Negative equity. It’s not something we have been hearing much about since 2008, when UK property prices started falling. Prompt action by the Bank of England and the government halted the crash in real estate prices. But the underlying problem is as serious now as before: British house prices are just too high. First time buyers are having to save more than year’s salary to buy a home, at a time when wages and salaries are falling in real terms and inflation is rising fast. 2011 is the year the roof falls in.
House prices are falling again. Good. Property values are forecast to fall in the UK by 20% over two years. Excellent news. Mortgage lending in Scotland is now half the level of 2007 – not surprising. A record number of people are renting property. About time. No – this is not the kind of article you normally read about house prices. The default position of the UK media is: rising house prices good; falling house prices bad.
When you think about it, though, this is perverse. You don’t see headlines celebrating increases in petrol prices, cars or the cost of garden sheds. At a time of mounting inflation, surely we should be glad that the price of such an essential commodity as a home is falling. It means that there is hope that, soon, the 140,000 people in Scotland who are locked out of the housing market might be able to afford to buy homes without taking on huge debts.
Property is a black hole into which is pouring the economic lifeblood of everyone under the age of 37 – that being the average age of a first time buyer in Scotland. Rents have been rising as houses become increasingly unaffordable. According to to the Scottish Council for Mortgage Lenders, first time buyers in Scotland now have to raise £27,000 to buy their first home. This is clearly unsustainable in a country where average earnings are only around £26,000.
I’ve always had a suspicion that our obsession with property -(Daily Mail: “End of World Nigh – what does it mean for house prices?”) is because many journalists have invested heavily in property over the years and feel uncomfortable when values decline. Well, get ready for media misery because there are signs that the Great Correction that should have happened in 2008 is now upon us. Sales in Scotland are down by half on 2007 and total bank lending is down from £3bn to £1.5bn as banks choke off credit. I know this is tough on people who have recently bought houses – myself included. But really, we have had enough time to get our finances in order. Only a fool could have believed that there would be a return to the price rises of 2005-7.
The Great Correction actually began in 2008, as the banks went bust one by one. This was because irresponsible mortgage lenders like Northern Rock had created un unsustainable property bubble by selling 125% mortgages – which left borrowers in negative equity even before they moved in. The madness could not continue, and Northern Rock was, unsurprisingly, the first to go – but all the banks had overlent massively and all were in trouble. Hence the trillion pound government rescue.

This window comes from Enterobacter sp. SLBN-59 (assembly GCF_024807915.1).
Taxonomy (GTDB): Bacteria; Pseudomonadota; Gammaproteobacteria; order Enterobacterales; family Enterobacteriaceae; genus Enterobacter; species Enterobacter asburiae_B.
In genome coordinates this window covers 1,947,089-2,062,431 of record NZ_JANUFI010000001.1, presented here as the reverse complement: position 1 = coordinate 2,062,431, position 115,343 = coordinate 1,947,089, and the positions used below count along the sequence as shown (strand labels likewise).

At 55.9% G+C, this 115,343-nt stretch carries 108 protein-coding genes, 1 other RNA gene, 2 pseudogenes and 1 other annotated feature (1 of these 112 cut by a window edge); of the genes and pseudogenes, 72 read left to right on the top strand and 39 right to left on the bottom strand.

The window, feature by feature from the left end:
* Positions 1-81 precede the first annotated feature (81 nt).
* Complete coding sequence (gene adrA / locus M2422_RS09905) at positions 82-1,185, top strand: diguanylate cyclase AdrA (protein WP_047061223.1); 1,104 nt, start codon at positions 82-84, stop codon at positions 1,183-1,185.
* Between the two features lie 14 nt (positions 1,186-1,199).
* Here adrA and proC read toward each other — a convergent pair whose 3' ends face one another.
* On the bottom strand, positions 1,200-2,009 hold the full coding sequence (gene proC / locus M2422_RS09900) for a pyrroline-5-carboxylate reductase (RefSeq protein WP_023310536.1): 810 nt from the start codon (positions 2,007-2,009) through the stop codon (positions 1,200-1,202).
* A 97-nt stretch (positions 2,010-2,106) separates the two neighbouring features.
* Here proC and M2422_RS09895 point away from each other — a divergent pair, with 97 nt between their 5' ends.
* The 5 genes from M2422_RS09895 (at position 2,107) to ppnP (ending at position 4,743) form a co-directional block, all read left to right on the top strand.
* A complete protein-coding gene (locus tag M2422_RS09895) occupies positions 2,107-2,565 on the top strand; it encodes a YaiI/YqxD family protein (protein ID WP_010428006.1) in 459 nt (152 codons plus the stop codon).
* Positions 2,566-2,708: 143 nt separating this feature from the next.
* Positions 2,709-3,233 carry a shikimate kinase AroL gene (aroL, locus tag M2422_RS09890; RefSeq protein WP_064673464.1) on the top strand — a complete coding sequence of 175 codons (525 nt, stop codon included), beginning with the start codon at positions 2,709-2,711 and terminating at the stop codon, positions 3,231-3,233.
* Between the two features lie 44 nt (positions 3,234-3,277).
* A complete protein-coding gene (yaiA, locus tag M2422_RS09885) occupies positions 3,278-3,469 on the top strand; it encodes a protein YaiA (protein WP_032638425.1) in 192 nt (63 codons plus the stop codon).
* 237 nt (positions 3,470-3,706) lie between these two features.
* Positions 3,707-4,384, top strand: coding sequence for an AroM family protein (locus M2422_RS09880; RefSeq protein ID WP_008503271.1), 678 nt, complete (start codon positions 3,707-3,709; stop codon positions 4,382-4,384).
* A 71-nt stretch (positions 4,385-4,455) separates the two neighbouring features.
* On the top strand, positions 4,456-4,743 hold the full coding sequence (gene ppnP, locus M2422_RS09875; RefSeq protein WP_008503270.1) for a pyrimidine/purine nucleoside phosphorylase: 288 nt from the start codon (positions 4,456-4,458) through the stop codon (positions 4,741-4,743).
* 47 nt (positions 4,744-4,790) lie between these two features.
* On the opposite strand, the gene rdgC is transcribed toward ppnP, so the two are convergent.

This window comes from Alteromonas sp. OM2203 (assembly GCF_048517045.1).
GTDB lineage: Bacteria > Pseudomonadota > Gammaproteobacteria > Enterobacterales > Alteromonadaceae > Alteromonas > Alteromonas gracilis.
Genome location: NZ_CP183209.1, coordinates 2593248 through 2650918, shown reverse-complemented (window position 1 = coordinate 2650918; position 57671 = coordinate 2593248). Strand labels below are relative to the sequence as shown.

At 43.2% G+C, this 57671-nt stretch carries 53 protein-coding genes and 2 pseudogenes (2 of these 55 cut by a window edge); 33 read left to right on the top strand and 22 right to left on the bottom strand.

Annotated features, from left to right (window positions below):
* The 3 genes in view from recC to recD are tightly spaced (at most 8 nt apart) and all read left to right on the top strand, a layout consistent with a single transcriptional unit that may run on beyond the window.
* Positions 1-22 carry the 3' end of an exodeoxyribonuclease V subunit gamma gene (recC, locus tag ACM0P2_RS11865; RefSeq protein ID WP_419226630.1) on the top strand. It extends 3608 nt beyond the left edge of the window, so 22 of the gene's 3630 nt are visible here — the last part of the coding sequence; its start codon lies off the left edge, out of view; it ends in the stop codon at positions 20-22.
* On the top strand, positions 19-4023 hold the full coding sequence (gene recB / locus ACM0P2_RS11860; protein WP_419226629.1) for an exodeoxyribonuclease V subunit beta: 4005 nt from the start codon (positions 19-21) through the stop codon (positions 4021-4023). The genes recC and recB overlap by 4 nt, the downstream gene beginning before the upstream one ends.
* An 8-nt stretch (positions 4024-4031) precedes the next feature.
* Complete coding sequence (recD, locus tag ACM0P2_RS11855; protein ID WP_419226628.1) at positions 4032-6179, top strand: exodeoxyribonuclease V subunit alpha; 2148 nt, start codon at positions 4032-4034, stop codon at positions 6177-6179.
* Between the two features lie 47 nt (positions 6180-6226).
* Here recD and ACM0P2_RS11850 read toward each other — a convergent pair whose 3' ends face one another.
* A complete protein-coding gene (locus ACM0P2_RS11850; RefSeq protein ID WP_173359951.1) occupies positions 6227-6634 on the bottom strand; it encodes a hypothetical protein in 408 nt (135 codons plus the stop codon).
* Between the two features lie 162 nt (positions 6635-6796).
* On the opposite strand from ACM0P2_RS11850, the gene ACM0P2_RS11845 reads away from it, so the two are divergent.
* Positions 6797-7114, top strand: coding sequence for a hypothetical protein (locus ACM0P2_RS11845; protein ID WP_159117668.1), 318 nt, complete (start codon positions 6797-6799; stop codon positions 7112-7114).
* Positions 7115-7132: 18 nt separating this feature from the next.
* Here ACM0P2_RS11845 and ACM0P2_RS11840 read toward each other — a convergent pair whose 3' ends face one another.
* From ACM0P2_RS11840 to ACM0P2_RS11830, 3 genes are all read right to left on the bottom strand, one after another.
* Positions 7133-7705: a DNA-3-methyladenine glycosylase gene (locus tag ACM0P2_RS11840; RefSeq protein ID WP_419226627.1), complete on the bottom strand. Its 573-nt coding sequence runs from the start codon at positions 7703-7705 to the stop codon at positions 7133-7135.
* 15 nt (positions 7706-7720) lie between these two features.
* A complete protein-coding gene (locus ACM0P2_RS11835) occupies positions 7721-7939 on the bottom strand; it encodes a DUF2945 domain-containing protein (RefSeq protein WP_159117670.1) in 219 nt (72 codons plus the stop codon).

The Bank of England could see what was coming: house prices had started to fall in America in the autumn of 2006 and were plummeting (they are still falling to this day ) so it cut interest rates to the lowest level in the history – 0.5% and kept them there. The government also introduced schemes to help people who lost their jobs remain in their homes by freezing their mortgages for two years, and it took a lot of the dud mortgages off the banks’ books so that they could keep lending – a bit. This more or less halted the crash in 2009.
Then, as the pound fell in 2010, foreign buyers swept into cities like Edinburgh and London snapping up bargains. Bankers with bonuses joined them, and there has actually been a bit of a property boom in London at the top end of the market. Overall, house prices rose slightly in 2010 – though with the volume of sales much reduced. The headlines were the ones the government wanted: home repossessions did not rise as much as expected and millions of people were not plunged into negative equity, with their homes are worth less than their mortgages.
But this couldn’t last. Analysts like Capital Economics believe house prices are still 20% too high. The banks fear they’re correct, which is why they are demanding such large deposits – at least 20% . But as this freezes out buyers, the result can only be pressure on prices. A market that had been kept going by government subsidies, low interest rates, foreign buyers and the bank of mum and dad is not one that could continue without a correction. Interest rates are almost certain go up this year, and this will plunge the housing market into a double dip.
This, as I say, is a good thing for society. We need to abandon our obsession with property and remember that houses are for living in, not speculating on. However, there is one caveat. Another property slump would reveal the extent to which the banks are still sitting on bad debts. Their bonds would become worthless again. And this time, the government can’t come to the rescue because of spending cuts. Wages are falling in real terms across the board in Britain, and the country appears to be slipping back into recession. This could cause a vicious spiral.
But there was never any sound reason why British houses were the most expensive in Europe – or America, where house prices have fallen by 35% since 2006. House prices have been overvalued for years because of easy credit that will never come again. So, hang on to your gables because houses are about to experience the effects of gravity